Organizers, patients rally to reopen LA marijuana farmers market

Marc Cota-Robles Image
Tuesday, August 5, 2014
Supporters rally to reopen marijuana farmers market
Supporters of a so-called medical marijuana farmers market are trying to rally support behind their cause.

BOYLE HEIGHTS, LOS ANGELES (KABC) -- Supporters of a so-called medical marijuana farmers market are trying to rally support behind their cause. An L.A. County Superior Court judge recently ordered the operation shut down. Tuesday morning marijuana advocates held a news conference.

The California Heritage Market did business at a Boyle Heights location for two weekends. It was the first medical marijuana farmers market in Los Angeles. It was temporarily closed down three weeks ago. Organizers are asking the city to reconsider.

"When you get it directly from the grower, you know what you're getting," said Marla James, a medical marijuana patient.

Tuesday, patients and organizers are fighting a restraining order against their right to do business in Boyle Heights after the city of Los Angeles took legal action in mid-July to shut down the California Heritage Market.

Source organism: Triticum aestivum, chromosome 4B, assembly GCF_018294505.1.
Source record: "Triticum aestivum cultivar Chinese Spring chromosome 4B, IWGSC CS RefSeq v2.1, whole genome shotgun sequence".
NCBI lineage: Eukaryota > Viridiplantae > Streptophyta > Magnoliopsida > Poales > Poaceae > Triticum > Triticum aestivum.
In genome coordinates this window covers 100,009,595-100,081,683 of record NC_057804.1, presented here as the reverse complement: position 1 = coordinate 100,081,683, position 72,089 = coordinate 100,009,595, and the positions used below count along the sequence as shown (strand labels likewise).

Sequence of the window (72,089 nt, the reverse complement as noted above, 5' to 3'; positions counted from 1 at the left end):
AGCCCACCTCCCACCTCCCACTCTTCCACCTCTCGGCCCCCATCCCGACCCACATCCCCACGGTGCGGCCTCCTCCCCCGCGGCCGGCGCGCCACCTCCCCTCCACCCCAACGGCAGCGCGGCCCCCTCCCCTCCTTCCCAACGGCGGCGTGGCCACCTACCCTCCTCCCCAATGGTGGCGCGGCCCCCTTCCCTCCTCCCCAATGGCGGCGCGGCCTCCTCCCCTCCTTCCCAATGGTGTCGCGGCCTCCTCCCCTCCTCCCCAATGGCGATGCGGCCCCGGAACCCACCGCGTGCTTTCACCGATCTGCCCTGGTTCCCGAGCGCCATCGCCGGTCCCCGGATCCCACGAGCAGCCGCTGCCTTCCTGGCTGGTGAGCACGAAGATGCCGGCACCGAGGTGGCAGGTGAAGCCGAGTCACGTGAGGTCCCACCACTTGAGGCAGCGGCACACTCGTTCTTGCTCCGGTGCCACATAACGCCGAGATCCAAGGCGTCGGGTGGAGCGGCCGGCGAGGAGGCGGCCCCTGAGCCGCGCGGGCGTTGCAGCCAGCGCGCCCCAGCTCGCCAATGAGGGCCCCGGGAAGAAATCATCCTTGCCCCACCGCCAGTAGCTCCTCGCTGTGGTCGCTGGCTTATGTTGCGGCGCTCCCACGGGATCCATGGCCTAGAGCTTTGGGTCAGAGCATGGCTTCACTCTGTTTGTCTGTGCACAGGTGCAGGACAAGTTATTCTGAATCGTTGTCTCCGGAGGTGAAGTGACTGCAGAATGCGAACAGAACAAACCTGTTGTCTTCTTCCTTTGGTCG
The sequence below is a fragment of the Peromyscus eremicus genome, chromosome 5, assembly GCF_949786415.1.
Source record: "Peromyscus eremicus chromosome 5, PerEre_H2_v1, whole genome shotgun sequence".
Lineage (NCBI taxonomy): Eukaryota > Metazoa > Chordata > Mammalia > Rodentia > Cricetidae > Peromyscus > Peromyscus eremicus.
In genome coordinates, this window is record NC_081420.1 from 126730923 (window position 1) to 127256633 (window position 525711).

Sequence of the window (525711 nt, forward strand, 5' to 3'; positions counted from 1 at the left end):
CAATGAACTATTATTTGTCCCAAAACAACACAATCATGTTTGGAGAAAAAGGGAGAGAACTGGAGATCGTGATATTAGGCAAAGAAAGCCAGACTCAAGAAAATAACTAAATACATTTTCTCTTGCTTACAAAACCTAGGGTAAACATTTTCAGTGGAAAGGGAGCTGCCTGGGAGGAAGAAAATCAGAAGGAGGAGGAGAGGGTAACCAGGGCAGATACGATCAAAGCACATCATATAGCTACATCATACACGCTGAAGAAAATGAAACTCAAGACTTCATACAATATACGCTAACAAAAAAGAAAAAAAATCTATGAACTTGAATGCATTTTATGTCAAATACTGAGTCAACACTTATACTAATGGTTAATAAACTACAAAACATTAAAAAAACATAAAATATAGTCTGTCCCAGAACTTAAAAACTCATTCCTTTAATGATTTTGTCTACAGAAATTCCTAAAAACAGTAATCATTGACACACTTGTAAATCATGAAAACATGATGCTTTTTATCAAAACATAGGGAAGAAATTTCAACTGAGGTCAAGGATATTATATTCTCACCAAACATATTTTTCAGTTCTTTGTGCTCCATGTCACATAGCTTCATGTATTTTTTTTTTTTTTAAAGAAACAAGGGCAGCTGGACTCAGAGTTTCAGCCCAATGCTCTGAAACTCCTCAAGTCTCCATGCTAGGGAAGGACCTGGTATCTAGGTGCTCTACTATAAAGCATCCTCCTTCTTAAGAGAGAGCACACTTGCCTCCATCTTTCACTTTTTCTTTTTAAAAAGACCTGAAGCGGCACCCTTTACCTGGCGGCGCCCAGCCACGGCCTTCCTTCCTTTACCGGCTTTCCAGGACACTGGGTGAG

An L.A. County Superior Court judge agreed, leaving this first of its kind, one-stop-shop marijuana marketplace empty -- at least for now.

Marla James says it's based off misconceptions.

"When I look at a dispensary and you say 'People don't look sick,' it's because they're using medical marijuana, and it's because it works," said James.

The city alleges the Heritage Market snuck in under a loophole in the voter-approved Proposition D.

City Attorney Mike Feuer claims organizers were not doing proper background checks, lacked the proper permits and said a large crowd gathered at the site was a nuisance.

Organizers say they want to work with the city to reach a solution. They say the market was and would only be accessible to qualified patients using cannabis to treat medical conditions.

"When I first heard about this place, it was wonderful because I can now get top shelf, that of which I can't afford on a regular basis, and which best helps my pain," said medical marijuana patient Isaac Contreras.

Patients hope the market can reopen within compliance of city law. The case was scheduled to go back before a judge on Wednesday, but it has been continued until August 20.